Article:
Using photovoice for disaster and hazard preparedness: a methodological review: data collection

Published: 5 May 2023| Version 1 | DOI: 10.17632/bj9rp66789.1


This documentation describes a data set for a pilot study conducted in Aotearoa New Zealand, in which participants used the Photovoice methodology to represent their perceptions of earthquake risk and how they prepared for such hazards in their local environments. The method involves participants taking photographs, followed by a focus group and theming workshop, in which participants critically analysed their photographs to draw out shared themes, issues, and theories.


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Method: - Determine research theme - Determine the demographic of participants that will be sought for the research, in this case, students at the University of Otago between the ages of 18-30. - Participant recruitment through snowball sampling from contacts of the research team, in this case, the School of Geography and Centre for Sustainability. - Provide potential participants with further information on the research and obtain consent from those who express interest. - Select a sample size of research participants (small for a pilot study). - Conduct data collection and analysis: involving three main steps: photography, a focus-group, and a theming workshop. A facilitator is responsible for recruitment of participants, informing each about the Photovoice process, and facilitating the focus group and theming workshop. - Facilitator explains the Photovoice methodology to participants and provide them with prompts to plan a list of approximately 20 photos representing their perceptions of the risk of earthquakes and their preparedness for earthquakes, which they will take with their smartphones around Ōtepoti Dunedin. - Ask participants to keep a diary recording key information about each photo, including its content, the intended representation, why they took it, where it was taken, and any further thoughts. - Print the photos submitted by participants and use them for the follow-up sessions. - Conduct a focus group with the participants, where they will critically analyze their photographs, select photos to discuss, and contextualize them through open dialogue, identifying similarities and differences between photographs. Use the SHOWeD questioning technique: What do you See here? What is really Happening? How does this relate to Our lives? Why does this problem or strength exist? What can we Do about it?’ as a loose guide to the session. Make this prompt available to participants. - Conduct a theming workshop where participants collaborate to codify photos and arrange them into themes according to issues, theories, and themes that they identify themselves. - Audio record the focus group and theming workshop, transcribe the recording, and provide participants with the option to view and comment on the transcript. - Use the themes developed by the participants as the initial themes for a thematic analysis of the focus-group and theming workshop transcripts using Excel computer software. Sort text according to the themes identified by the participants and deductively code the transcripts in relation to connections identified to literature on risk perception and preparedness. Use an iterative process to identify further themes representing connections between the participants' insights and established theories of the relationships between risk perception and preparedness in literature.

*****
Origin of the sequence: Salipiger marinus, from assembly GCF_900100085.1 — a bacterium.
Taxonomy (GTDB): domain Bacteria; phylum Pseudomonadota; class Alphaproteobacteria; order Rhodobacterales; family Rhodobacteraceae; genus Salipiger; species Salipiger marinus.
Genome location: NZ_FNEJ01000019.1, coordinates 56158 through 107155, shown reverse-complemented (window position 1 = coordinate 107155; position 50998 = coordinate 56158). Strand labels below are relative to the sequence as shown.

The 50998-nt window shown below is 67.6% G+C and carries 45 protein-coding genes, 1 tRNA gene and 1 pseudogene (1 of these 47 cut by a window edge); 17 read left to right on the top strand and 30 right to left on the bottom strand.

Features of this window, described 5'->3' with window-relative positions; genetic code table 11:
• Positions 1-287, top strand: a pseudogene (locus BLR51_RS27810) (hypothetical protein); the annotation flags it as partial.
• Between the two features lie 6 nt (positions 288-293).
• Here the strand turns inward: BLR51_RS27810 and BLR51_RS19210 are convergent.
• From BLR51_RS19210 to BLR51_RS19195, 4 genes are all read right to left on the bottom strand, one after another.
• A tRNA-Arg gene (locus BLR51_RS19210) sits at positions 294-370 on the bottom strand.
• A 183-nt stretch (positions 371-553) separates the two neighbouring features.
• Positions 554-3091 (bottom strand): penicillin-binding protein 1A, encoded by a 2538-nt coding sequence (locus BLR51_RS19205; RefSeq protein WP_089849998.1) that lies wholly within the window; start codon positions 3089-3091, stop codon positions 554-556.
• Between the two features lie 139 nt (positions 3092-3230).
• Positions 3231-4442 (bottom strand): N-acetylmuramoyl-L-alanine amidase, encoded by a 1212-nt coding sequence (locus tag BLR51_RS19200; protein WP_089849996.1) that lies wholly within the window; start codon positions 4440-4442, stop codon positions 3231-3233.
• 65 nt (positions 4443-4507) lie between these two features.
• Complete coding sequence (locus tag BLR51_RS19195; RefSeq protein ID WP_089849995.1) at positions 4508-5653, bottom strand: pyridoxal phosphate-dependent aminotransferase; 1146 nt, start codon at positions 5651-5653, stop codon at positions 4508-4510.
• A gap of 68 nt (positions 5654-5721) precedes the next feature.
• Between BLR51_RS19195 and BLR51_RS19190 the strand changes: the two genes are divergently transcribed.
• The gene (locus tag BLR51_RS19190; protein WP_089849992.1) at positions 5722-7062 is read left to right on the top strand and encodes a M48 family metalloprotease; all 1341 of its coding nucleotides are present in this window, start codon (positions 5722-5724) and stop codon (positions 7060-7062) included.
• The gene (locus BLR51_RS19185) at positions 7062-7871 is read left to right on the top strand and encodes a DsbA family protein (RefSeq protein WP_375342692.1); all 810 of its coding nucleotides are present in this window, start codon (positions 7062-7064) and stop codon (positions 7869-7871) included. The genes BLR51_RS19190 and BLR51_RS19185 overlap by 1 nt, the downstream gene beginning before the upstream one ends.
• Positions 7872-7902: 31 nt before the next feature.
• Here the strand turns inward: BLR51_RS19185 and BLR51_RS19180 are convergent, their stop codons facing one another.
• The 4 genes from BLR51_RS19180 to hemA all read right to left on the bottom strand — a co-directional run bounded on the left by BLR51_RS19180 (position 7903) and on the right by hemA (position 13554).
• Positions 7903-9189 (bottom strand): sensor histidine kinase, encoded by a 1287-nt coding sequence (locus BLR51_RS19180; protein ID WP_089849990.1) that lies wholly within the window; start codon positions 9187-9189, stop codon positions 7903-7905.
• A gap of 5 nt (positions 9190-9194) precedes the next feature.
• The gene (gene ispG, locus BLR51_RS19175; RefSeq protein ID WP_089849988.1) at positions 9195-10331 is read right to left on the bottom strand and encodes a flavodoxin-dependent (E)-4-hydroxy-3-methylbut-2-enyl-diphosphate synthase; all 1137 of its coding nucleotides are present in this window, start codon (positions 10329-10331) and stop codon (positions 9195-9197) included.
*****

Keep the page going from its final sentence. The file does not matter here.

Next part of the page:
University of Otago


Disaster Preparedness, Natural Hazard